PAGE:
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NIDA Notes Articles

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Although Relatively Few, “Doctor Shoppers” Skew Opioid Prescribing

May 2014

One out of every 143 U.S. patients who received a prescription for an opioid painkiller in 2008 obtained prescriptions from multiple physicians in a pattern that suggests misuse or abuse of the drugs.

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Dr. Joni Rutter Q&A: How Basic Science Is Tackling Addiction

May 2014

One of NIDA’s goals is to try to understand the individual differences that contribute to whether or not someone who takes a drug will become addicted to it. Dr. Rutter’s research focuses on three types of differences: Environmental, developmental, and genetic and epigenetic.

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Marijuana Use May Promote Nicotine Consumption

April 2014

Exposing rats to THC increases the likelihood that the animals will later self-administer nicotine. THC-exposed rats are also willing to work harder to obtain nicotine. When extrapolated to people, the findings suggest that THC’s pharmacological impact on the brain may make a person who uses marijuana more vulnerable to developing nicotine addiction, an underappreciated health consequence of marijuana use.

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In Nationwide Survey, More Students Use Marijuana, Fewer Use Other Drugs

April 2014

Almost one-third (32 percent) of the roughly 42,000 Monitoring the Future survey respondents reported having used marijuana during their lifetime. However, abuse of many other drugs—methamphetamine, heroin, cocaine, and some prescription medications—declined.

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Expanded HIV Screening Projected To Decrease Spread of the Virus

April 2014

Intensified screening for HIV among injection drug users receiving opioid agonist therapy could prevent more than twice as many new infections as current screening practice. A recent study based on mathematical modeling found that screening every 6 months instead of annually, and adding viral RNA testing to the currently used HIV antibody testing, could improve both effectiveness and cost-effectiveness.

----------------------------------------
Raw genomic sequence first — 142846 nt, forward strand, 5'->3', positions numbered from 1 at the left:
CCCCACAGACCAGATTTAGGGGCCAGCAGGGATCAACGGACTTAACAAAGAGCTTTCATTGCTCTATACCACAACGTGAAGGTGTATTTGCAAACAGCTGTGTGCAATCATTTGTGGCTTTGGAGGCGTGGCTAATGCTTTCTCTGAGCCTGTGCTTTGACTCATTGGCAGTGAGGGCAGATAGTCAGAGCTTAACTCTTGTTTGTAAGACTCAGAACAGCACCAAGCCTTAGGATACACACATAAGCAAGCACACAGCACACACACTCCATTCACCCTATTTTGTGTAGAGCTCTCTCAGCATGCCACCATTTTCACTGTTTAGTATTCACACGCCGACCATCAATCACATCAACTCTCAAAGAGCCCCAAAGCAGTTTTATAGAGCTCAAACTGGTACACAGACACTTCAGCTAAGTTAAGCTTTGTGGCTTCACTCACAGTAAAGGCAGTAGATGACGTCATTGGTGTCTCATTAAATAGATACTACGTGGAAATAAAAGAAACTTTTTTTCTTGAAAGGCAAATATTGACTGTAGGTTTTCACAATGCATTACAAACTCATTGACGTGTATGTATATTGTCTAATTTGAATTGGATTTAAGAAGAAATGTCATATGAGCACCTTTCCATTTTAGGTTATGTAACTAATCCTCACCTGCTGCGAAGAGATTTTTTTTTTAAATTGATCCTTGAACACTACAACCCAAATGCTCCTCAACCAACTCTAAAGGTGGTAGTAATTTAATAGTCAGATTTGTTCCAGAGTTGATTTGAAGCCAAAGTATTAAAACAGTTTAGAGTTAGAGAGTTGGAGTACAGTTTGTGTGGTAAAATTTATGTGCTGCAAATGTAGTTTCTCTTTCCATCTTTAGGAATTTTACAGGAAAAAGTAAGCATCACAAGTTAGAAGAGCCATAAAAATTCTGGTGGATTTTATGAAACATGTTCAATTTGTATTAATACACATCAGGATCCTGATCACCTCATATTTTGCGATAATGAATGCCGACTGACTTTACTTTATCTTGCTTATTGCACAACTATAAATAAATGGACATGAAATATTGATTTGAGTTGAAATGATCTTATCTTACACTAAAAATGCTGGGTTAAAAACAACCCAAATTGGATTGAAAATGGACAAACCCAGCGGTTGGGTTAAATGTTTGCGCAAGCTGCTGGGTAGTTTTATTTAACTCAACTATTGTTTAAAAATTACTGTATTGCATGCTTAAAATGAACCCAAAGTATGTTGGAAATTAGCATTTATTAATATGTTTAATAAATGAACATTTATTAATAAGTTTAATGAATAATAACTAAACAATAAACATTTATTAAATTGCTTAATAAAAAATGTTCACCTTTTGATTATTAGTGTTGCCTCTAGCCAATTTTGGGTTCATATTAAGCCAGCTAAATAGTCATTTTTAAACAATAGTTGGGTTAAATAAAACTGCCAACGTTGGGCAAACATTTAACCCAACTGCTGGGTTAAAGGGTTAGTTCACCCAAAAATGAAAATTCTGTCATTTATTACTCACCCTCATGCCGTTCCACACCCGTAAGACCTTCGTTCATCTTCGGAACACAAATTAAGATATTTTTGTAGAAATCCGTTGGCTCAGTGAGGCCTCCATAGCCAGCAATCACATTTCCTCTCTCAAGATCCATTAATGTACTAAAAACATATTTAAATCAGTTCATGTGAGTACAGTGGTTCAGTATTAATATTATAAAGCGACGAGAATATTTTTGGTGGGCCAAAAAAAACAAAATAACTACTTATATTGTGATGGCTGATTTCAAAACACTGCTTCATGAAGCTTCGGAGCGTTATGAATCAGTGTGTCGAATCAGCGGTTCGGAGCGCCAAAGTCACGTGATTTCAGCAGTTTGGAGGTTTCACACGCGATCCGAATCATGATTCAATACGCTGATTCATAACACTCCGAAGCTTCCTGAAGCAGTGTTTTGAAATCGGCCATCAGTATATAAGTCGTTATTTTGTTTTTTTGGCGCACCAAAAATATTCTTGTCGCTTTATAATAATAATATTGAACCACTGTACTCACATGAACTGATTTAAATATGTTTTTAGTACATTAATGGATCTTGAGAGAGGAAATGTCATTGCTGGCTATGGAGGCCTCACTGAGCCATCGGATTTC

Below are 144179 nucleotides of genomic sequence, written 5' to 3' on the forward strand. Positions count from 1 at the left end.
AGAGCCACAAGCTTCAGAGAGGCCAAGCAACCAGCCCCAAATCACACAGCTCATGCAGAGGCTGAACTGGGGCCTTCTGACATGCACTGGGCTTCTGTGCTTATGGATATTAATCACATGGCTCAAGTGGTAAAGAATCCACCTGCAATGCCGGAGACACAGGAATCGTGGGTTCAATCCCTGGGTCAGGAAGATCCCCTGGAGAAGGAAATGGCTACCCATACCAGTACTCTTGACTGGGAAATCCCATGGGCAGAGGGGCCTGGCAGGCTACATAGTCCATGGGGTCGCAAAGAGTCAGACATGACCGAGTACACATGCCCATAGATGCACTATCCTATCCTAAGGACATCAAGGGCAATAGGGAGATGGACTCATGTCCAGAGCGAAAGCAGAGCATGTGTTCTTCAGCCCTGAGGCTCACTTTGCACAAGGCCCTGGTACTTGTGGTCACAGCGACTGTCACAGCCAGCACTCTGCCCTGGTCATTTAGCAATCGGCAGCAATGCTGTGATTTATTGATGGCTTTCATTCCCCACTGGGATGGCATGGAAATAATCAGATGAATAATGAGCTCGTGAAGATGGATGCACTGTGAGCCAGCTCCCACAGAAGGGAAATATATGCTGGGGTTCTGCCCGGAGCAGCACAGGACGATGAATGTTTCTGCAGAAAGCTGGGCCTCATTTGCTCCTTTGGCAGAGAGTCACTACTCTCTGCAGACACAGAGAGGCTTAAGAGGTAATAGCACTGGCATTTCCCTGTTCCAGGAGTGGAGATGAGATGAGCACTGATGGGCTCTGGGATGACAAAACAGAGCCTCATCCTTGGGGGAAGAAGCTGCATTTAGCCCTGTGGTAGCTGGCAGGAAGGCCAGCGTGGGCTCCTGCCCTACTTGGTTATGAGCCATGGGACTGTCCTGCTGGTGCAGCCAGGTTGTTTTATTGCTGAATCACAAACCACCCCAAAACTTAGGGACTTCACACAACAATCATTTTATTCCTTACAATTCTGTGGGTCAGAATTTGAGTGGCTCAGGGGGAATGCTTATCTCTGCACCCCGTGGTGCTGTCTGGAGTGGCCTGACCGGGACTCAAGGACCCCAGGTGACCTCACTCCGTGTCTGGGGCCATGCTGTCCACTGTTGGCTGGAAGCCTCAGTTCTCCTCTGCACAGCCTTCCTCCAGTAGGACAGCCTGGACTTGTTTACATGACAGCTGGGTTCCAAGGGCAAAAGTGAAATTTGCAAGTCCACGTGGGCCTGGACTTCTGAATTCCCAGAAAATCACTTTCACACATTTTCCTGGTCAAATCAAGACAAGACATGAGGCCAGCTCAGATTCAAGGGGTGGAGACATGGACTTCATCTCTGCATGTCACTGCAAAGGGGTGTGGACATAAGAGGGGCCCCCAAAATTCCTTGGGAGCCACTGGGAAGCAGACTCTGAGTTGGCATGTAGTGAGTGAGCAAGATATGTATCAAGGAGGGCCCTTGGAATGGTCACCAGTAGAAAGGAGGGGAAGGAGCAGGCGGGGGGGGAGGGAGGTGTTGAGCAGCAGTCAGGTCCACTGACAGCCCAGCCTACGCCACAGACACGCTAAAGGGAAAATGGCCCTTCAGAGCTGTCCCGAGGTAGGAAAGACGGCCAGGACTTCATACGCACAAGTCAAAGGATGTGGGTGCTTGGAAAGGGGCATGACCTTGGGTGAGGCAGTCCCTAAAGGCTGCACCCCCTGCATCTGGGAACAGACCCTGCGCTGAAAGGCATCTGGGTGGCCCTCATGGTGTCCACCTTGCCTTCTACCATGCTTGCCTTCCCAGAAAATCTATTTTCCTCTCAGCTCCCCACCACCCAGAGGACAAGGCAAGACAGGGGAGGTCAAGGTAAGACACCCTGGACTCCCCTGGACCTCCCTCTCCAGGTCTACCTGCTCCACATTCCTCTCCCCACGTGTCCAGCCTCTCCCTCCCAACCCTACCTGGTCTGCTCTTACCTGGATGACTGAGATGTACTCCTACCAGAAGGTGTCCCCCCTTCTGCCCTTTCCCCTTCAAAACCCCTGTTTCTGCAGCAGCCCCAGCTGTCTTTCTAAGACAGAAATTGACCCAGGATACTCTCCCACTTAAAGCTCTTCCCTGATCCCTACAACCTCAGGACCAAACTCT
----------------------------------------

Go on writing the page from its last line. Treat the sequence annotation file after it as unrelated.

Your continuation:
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Study: Treat Jail Detainees’ Drug Abuse To Lower HIV Transmission

March 2014

Active drug use before incarceration was associated with decreased engagement in HIV treatment among HIV-infected jail detainees. The severity of drug dependence correlated with worsening measures of engagement in HIV treatment. The study concludes that evidence-based treatment for drug abuse in jails may result in improved HIV treatment outcomes, which in turn could help slow HIV-transmission rates in the United States.

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Methamphetamine Alters Brain Structures, Impairs Mental Flexibility

March 2014

Methamphetamine alters brain structures involved in decision-making and impairs the ability to suppress habitual behaviors that have become useless or counterproductive. The two effects were correlated, indicating that the structural change underlies the decline in mental flexibility.

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Microneedle Milestone: One Week of Transdermal Drug Delivery

March 2014

Microneedles are an innovative technique for delivering medications through the skin, a route that could particularly benefit patients receiving naltrexone therapy for opioid and alcohol dependence. Researchers have found a way to use the transdermal technique to deliver a single treatment of naltrexone that lasts for 7 days.

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California Reaped Large Savings by Diverting Drug-Using Offenders Into Treatment

February 2014

California’s Proposition 36, which allows qualified drug offenders to enter substance use treatment rather than go to jail or prison, saved the state close to $100 million in its first year.

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Intervention Strengthens American Indian Teen Mothers’ Parenting

February 2014

Teen mothers on three American Indian reservations improved on several measures of parenting after participating in Family Spirit, a home-visiting intervention developed with NIDA support. At 12 months postpartum, the women’s children exhibited reduced rates of emotional difficulties predicting later drug abuse and other behavioral problems. Infants at highest risk—those whose mothers had histories of drug abuse—benefited the most.

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